BOSTON (CBS) - Is it me or did winter sneak up on us a bit this year? Hard to believe that a week from now we will be throwing the Turkeys in the oven and Christmas music will start to take over the airwaves. I blame fall. It felt like we didn't even have one. Summer just ended and it started raining…and raining…and raining.
And now, all of a sudden it has gotten cold and we are talking about snow. Alas, this is New England, and we certainly have grown accustomed to rolling with the weather punches…and really this storm is more of a winter jab than a knockout blow.
So let's get to it…Winter Storm Number 1
First flakes arrive from south to north tonight.
Approximate snowfall arrival times:
Hartford- Providence 4-6 p.m.
Boston-Worcester 6-8 p.m.
Southern New Hampshire 7-9 p.m.
This storm is what we call a classic front end "thump" of snow. You get 3-5 hours of solid snowfall and then suddenly a flip to sleet and rain and your snowfall is done just like that.
Timing that changeover is key in predicting snowfall amounts…if the snow hangs on an extra hour or two, that means a few more inches of snow…and of course the opposite is also true, a quick change and you get next to nothing.
We are anticipating warmer air moving in at higher levels of the atmosphere rather quickly from Midnight onward. Between 1-4am, the snowfall will end in all of Southern New England, leaving us with rain inside of I-495 and an icy mix north and west of there.
By Friday morning commute time temperatures at the surface have warmed above freezing in all of eastern Massachusetts. The only pink (sleet/freezing rain) left on the map will be in some of the higher elevations of northern Worcester County, the Berkshires and southwest New Hampshire.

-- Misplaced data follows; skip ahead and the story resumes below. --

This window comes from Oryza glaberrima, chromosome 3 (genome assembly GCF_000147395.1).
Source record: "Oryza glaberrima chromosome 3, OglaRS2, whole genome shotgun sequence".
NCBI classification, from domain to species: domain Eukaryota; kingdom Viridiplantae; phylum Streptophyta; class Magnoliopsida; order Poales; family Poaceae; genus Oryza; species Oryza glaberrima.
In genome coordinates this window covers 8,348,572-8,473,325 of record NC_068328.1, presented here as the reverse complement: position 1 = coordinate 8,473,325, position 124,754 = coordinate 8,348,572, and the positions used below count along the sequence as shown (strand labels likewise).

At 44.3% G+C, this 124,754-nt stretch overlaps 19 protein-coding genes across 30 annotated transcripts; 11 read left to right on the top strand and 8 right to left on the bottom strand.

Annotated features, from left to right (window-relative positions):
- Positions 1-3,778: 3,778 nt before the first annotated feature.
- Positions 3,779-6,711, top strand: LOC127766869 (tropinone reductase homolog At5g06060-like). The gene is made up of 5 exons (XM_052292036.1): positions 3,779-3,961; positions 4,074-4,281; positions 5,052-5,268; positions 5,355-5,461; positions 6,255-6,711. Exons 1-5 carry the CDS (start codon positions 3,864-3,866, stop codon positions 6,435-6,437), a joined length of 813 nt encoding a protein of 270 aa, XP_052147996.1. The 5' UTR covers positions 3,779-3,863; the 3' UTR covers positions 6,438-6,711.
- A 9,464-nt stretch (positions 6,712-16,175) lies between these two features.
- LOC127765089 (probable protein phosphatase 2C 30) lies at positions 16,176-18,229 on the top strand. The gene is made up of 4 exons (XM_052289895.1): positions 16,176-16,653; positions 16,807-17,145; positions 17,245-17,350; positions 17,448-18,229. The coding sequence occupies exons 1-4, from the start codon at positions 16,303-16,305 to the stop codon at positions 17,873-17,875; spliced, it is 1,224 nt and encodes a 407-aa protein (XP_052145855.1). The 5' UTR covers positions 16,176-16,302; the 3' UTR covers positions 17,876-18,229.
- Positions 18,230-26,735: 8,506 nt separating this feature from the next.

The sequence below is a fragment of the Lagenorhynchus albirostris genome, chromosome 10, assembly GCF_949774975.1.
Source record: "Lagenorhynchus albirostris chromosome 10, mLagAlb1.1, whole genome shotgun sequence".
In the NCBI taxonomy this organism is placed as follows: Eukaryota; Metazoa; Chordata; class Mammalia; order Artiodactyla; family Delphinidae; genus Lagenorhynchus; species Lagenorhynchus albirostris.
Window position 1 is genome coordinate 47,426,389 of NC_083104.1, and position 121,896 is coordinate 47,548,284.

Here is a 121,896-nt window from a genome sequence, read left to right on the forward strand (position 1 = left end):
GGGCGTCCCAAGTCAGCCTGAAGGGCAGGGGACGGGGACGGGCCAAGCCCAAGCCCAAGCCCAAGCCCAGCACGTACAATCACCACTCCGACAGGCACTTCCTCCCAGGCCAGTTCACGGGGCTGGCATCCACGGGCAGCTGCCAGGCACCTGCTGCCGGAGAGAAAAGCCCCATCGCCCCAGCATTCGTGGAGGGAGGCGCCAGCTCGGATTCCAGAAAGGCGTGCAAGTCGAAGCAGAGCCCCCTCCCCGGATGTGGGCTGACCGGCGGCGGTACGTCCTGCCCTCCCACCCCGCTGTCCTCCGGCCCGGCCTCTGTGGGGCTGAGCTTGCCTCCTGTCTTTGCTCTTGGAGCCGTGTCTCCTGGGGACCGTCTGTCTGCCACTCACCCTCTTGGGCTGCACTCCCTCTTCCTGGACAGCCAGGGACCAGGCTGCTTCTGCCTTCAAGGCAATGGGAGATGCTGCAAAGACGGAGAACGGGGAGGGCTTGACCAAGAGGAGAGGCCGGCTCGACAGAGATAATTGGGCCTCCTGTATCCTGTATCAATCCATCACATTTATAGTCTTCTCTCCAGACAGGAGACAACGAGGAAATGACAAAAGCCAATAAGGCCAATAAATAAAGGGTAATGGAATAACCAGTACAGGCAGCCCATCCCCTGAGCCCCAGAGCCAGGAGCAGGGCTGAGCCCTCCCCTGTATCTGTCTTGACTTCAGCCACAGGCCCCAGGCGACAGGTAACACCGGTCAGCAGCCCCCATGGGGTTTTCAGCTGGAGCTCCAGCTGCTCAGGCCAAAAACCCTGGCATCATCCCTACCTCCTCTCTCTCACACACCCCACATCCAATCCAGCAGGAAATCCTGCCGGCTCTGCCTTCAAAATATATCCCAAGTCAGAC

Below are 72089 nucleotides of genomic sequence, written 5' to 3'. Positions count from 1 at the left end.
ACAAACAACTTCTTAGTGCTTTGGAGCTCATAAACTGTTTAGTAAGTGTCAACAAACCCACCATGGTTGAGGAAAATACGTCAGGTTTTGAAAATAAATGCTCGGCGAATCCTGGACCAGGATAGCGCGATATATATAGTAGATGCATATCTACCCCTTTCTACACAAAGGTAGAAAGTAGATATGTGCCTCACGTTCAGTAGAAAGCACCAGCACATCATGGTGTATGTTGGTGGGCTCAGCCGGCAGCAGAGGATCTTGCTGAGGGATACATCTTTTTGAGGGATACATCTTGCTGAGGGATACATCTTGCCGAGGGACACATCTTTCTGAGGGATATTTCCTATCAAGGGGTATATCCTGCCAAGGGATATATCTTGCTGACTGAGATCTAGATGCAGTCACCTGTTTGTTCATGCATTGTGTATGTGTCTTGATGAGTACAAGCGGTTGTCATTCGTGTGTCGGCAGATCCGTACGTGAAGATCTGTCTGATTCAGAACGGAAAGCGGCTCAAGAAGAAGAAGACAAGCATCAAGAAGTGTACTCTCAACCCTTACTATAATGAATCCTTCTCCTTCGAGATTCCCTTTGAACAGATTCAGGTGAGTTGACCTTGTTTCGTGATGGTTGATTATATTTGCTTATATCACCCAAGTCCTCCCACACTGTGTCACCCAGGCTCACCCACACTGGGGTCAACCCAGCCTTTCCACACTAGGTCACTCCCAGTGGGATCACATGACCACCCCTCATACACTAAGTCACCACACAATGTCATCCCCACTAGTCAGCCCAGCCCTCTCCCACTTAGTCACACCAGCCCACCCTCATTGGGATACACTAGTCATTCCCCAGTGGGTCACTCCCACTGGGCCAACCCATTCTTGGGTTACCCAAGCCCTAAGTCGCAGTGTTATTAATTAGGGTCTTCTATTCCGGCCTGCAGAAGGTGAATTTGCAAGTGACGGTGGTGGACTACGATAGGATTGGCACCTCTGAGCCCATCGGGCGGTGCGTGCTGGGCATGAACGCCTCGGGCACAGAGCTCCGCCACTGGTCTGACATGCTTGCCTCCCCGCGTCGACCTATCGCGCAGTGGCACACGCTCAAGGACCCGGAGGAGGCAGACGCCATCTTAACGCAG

The rain will taper off Friday afternoon and by the PM commute, we are all done.
3"-6" The highest amounts of snow will fall where you might expect they would in mid-November - well inland and in somewhat elevated locations including the Monadnock Region and Worcester Hills. We also expect 3-6" around and just inside the I-495 belt from Marlboro to Lowell to Haverhill.
1"-3" Around the 128 loop and away from the immediate coastline, most of which will be washed away after temperatures rise and subsequently change the snow to rain. Downtown Boston is within this range.
Coating – 1" Right along the immediate coastline (including Logan Airport) and down toward the Cape and Islands, there will be a light accumulation in the first few hours of the event and then it will all be quickly washed away.
The main concern with this storm is the snow and ice and its effects on the roads. A secondary concern with this event will be the winds along the immediate coastline and especially over Cape Cod and the Islands. Gusts along the Coast could top 40 mph (where there is a wind advisory) and over the Cape and Islands (where a high wind warning has been issued) they could reach 60 mph. Gusts of that strength would cause some scattered wind damage and power outages. The winds may gust to 40-50 mph along the Coast and over the Cape and Islands during the storm.
And, with tides being astronomically low, there are no coastal flooding concerns.
This is just the beginning! A mere appetizer for the winter to come. Curious about how cold or snowy the winter of 2018-2019 might be? Tune into WBZ at 11 p.m. Thursday night for our official winter forecast!
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